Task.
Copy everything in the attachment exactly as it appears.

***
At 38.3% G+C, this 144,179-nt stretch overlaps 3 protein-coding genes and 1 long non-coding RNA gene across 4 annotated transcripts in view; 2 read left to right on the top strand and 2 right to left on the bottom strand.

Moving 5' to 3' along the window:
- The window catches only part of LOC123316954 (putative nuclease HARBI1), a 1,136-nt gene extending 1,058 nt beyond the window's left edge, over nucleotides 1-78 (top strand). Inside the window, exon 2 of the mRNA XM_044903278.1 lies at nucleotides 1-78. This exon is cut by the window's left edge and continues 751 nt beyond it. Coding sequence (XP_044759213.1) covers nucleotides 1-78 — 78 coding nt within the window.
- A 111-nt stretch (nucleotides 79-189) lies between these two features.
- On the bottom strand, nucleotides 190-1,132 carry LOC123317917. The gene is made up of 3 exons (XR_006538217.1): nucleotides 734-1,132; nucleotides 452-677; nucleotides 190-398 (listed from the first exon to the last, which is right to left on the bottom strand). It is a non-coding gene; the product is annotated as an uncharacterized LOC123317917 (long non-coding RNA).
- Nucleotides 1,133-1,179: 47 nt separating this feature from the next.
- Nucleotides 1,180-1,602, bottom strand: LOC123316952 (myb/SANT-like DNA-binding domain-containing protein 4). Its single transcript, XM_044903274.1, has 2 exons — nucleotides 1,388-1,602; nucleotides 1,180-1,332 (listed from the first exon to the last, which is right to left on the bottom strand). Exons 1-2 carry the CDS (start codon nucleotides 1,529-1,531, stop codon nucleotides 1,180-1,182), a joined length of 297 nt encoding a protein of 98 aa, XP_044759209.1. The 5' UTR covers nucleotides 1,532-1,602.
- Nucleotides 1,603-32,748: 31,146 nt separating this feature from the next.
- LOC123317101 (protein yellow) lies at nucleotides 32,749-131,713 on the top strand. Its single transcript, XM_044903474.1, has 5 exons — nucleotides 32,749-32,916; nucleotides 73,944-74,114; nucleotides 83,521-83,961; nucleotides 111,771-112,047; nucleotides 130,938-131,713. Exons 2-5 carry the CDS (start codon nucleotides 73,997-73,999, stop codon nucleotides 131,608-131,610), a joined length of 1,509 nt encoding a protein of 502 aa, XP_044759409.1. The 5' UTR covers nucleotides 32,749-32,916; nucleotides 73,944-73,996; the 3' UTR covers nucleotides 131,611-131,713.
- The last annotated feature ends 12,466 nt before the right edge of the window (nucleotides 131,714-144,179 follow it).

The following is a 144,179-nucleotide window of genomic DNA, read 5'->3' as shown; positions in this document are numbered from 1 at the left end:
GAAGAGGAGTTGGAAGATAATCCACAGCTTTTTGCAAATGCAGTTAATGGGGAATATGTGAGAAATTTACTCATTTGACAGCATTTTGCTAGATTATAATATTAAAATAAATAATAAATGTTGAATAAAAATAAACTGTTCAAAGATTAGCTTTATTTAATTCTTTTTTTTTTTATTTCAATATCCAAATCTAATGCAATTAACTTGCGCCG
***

At 38.3% G+C, this 144,179-nt stretch overlaps 3 protein-coding genes and 1 long non-coding RNA gene across 4 annotated transcripts in view; 2 read left to right on the top strand and 2 right to left on the bottom strand.

Moving 5' to 3' along the window:
- The window catches only part of LOC123316954 (putative nuclease HARBI1), a 1,136-nt gene extending 1,058 nt beyond the window's left edge, over nucleotides 1-78 (top strand). Inside the window, exon 2 of the mRNA XM_044903278.1 lies at nucleotides 1-78. This exon is cut by the window's left edge and continues 751 nt beyond it. Coding sequence (XP_044759213.1) covers nucleotides 1-78 — 78 coding nt within the window.
- A 111-nt stretch (nucleotides 79-189) lies between these two features.
- On the bottom strand, nucleotides 190-1,132 carry LOC123317917. The gene is made up of 3 exons (XR_006538217.1): nucleotides 734-1,132; nucleotides 452-677; nucleotides 190-398 (listed from the first exon to the last, which is right to left on the bottom strand). It is a non-coding gene; the product is annotated as an uncharacterized LOC123317917 (long non-coding RNA).
- Nucleotides 1,133-1,179: 47 nt separating this feature from the next.
- Nucleotides 1,180-1,602, bottom strand: LOC123316952 (myb/SANT-like DNA-binding domain-containing protein 4). Its single transcript, XM_044903274.1, has 2 exons — nucleotides 1,388-1,602; nucleotides 1,180-1,332 (listed from the first exon to the last, which is right to left on the bottom strand). Exons 1-2 carry the CDS (start codon nucleotides 1,529-1,531, stop codon nucleotides 1,180-1,182), a joined length of 297 nt encoding a protein of 98 aa, XP_044759209.1. The 5' UTR covers nucleotides 1,532-1,602.
- Nucleotides 1,603-32,748: 31,146 nt separating this feature from the next.
- LOC123317101 (protein yellow) lies at nucleotides 32,749-131,713 on the top strand. Its single transcript, XM_044903474.1, has 5 exons — nucleotides 32,749-32,916; nucleotides 73,944-74,114; nucleotides 83,521-83,961; nucleotides 111,771-112,047; nucleotides 130,938-131,713. Exons 2-5 carry the CDS (start codon nucleotides 73,997-73,999, stop codon nucleotides 131,608-131,610), a joined length of 1,509 nt encoding a protein of 502 aa, XP_044759409.1. The 5' UTR covers nucleotides 32,749-32,916; nucleotides 73,944-73,996; the 3' UTR covers nucleotides 131,611-131,713.
- The last annotated feature ends 12,466 nt before the right edge of the window (nucleotides 131,714-144,179 follow it).

The following is a 144,179-nucleotide window of genomic DNA, read 5'->3' as shown; positions in this document are numbered from 1 at the left end:
GAAGAGGAGTTGGAAGATAATCCACAGCTTTTTGCAAATGCAGTTAATGGGGAATATGTGAGAAATTTACTCATTTGACAGCATTTTGCTAGATTATAATATTAAAATAAATAATAAATGTTGAATAAAAATAAACTGTTCAAAGATTAGCTTTATTTAATTCTTTTTTTTTTTATTTCAATATCCAAATCTAATGCAATTAACTTGCGCCG